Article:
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Title

Extracorporeal shockwave therapy improves pain and function in subjects with knee osteoarthritis: A systematic review and meta-analysis of randomized clinical trials

AuthorsAvendaño-Coy, J.; Comino-Suárez, N.; Grande-Muñoz, J.; Avendaño-López, C.; Gómez-Soriano, Julio
KeywordsExtracorporeal shockwave therapy
Osteoarthritis
Knee
Meta-analysis
Review
Issue Date 13
PublisherSurgical Association
CitationInternational Journal of Surgery 82: 64- 75 (2020)
AbstractObjective: To examine the safety and effectiveness of extracorporeal shockwave therapy (ESWT) for reducing pain and improving functionality in people with knee osteoarthritis (KOA). Methods: The Cochrane Library, PubMed, CINAHL, Physiotherapy Evidence Database (PEDro) and Google Scholar were systematically searched for randomized trials published up to September 30th of 2019. The main outcome measures to evaluate the treatment effect were pain, as reported on a visual analogue scale (VAS), and the Western Ontario and McMaster Universities Osteoarthritis Index (WOMAC). Secondary outcome measures were the range of motion (ROM) and walking tests. A quantitative analysis was conducted using the inverse variance method and the random effects model. Results: Fourteen studies were included (n = 782 participants and 877 knees). Moderate quality of evidence showed that ESWT causes a decrease on the pain VAS [mean difference (MD) = 1.7 cm; confidence interval (CI) 95%: 1.1–2.3] and WOMAC (MD = 13.9 points; CI 95%: 6.9–20.8). The effect of ESWT using medium energetic density was greater than with low or high density in the WOMAC (Chi = 9.8, p = 0.002) and bordered statistical significance on the VAS (Chi = 3.8, p = 0.05). Very low quality of evidence showed that ESWT causes moderate improvement in the knee ROM (MD = 17.5°; CI 95%: 9.4–25.5) and walking test [standardized mean difference (SMD) = 0.58; CI 95%: 0.35–0.81]. Conclusions: ESWT is an effective treatment for improving pain and functionality in patients with KOA in the short term with few minor side effects. Further clinical trials should include longer follow-up periods and be designed to lower the risk of bias.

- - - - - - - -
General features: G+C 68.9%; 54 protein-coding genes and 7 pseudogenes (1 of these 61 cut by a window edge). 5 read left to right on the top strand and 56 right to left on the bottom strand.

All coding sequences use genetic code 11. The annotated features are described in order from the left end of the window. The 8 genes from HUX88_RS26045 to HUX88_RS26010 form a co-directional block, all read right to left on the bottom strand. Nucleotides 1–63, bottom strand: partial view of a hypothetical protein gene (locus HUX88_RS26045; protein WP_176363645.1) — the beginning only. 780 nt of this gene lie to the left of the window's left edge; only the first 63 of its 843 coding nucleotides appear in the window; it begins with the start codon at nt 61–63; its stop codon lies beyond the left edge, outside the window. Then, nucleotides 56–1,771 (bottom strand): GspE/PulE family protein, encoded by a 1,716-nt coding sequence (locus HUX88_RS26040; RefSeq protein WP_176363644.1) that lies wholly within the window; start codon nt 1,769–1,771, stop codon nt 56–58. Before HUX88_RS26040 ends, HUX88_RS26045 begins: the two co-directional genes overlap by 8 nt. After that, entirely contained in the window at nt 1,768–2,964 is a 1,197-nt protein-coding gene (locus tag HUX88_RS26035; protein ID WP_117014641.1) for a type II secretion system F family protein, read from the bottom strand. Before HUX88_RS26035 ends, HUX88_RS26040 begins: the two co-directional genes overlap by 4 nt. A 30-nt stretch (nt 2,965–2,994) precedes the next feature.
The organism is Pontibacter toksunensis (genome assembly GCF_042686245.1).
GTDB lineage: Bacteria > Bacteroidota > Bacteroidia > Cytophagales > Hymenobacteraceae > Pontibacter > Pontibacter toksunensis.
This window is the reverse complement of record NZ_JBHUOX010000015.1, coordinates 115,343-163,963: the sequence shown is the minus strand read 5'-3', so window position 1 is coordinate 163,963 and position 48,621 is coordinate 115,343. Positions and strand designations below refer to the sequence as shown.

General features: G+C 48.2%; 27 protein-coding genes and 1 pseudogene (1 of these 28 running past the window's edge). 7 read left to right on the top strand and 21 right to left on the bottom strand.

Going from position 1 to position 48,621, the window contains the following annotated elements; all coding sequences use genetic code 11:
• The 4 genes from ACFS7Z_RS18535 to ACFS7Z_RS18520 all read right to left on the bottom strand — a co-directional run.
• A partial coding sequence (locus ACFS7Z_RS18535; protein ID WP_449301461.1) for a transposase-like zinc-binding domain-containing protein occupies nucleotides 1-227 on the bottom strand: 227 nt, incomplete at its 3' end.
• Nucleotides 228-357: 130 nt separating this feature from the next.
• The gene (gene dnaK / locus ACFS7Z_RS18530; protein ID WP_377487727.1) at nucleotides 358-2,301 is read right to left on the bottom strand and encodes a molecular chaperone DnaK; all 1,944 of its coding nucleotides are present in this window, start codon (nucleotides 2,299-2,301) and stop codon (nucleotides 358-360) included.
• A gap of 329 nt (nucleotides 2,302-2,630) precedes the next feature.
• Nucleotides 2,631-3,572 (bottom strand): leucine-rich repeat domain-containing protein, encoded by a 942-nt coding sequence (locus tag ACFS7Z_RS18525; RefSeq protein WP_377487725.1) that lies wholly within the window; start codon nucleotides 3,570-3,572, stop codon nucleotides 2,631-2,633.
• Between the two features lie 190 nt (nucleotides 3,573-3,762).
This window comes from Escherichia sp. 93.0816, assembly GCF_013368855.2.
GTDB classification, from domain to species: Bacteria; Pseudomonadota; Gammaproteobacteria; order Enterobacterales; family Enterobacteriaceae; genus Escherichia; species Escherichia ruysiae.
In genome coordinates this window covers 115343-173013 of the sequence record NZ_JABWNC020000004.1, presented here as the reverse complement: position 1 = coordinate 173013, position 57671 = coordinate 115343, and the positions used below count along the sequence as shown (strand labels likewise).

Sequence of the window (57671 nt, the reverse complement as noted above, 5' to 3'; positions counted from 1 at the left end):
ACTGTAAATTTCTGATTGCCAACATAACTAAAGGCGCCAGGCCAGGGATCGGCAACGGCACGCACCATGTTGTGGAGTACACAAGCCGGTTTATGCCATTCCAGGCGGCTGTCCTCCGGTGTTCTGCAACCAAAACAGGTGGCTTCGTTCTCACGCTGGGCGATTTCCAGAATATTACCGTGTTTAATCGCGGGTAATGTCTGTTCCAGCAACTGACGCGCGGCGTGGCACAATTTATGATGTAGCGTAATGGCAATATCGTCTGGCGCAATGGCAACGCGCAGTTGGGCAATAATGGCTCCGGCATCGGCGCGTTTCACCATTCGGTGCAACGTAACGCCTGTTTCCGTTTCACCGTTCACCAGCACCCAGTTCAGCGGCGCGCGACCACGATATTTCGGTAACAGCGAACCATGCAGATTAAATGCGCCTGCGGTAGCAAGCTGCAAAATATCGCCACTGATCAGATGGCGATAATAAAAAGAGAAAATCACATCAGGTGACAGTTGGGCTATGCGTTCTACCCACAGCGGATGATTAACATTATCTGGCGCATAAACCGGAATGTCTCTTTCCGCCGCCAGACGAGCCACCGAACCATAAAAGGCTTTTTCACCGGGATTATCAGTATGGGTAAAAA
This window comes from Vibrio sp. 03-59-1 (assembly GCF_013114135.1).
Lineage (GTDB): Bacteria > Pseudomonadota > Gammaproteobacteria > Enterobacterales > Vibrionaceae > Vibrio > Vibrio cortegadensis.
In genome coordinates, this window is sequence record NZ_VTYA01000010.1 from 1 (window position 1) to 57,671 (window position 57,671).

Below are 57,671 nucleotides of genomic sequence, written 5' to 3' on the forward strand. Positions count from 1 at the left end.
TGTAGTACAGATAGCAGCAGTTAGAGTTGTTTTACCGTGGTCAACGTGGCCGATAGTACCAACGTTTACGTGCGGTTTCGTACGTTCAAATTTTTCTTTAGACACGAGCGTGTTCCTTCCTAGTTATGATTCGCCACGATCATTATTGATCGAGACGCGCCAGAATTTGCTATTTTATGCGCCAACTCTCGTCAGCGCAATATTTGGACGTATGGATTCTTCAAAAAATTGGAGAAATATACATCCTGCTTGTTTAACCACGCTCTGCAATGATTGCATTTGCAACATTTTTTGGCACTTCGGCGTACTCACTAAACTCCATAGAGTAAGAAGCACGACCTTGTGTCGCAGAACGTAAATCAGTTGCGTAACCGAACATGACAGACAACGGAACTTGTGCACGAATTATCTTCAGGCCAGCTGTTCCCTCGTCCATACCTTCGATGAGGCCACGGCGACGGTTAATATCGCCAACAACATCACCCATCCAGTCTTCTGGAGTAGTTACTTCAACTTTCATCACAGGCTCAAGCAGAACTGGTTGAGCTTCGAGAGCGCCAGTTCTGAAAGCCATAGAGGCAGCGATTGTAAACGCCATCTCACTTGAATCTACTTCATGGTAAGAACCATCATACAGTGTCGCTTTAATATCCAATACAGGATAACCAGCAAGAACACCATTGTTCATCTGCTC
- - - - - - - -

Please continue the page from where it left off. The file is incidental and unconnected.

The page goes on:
Publisher version (URL)http://dx.doi.org/10.1016/j.ijsu.2020.07.055
URIhttp://hdl.handle.net/10261/227220
Identifiersdoi: 10.1016/j.ijsu.2020.07.055
issn: 1743-9159
Appears in Collections:(IC) Artículos
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